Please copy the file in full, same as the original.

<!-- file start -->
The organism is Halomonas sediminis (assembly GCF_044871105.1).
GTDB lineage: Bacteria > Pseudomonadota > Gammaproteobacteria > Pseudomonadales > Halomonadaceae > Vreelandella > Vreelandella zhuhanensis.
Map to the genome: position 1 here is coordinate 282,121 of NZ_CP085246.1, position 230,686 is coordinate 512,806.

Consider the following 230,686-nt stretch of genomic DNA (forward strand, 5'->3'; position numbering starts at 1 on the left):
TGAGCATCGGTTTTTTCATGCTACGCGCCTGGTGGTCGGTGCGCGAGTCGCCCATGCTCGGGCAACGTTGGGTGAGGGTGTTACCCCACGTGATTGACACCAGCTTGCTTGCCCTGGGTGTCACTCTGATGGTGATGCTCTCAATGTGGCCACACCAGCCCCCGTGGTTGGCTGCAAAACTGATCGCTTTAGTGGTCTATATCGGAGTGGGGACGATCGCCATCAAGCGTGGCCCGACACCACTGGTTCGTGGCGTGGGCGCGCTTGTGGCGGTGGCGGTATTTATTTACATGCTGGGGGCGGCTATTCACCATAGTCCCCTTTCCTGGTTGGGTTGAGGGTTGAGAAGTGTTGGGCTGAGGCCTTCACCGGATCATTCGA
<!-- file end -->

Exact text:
The organism is Halomonas sediminis (assembly GCF_044871105.1).
GTDB lineage: Bacteria > Pseudomonadota > Gammaproteobacteria > Pseudomonadales > Halomonadaceae > Vreelandella > Vreelandella zhuhanensis.
Map to the genome: position 1 here is coordinate 282,121 of NZ_CP085246.1, position 230,686 is coordinate 512,806.

Consider the following 230,686-nt stretch of genomic DNA (forward strand, 5'->3'; position numbering starts at 1 on the left):
TGAGCATCGGTTTTTTCATGCTACGCGCCTGGTGGTCGGTGCGCGAGTCGCCCATGCTCGGGCAACGTTGGGTGAGGGTGTTACCCCACGTGATTGACACCAGCTTGCTTGCCCTGGGTGTCACTCTGATGGTGATGCTCTCAATGTGGCCACACCAGCCCCCGTGGTTGGCTGCAAAACTGATCGCTTTAGTGGTCTATATCGGAGTGGGGACGATCGCCATCAAGCGTGGCCCGACACCACTGGTTCGTGGCGTGGGCGCGCTTGTGGCGGTGGCGGTATTTATTTACATGCTGGGGGCGGCTATTCACCATAGTCCCCTTTCCTGGTTGGGTTGAGGGTTGAGAAGTGTTGGGCTGAGGCCTTCACCGGATCATTCGA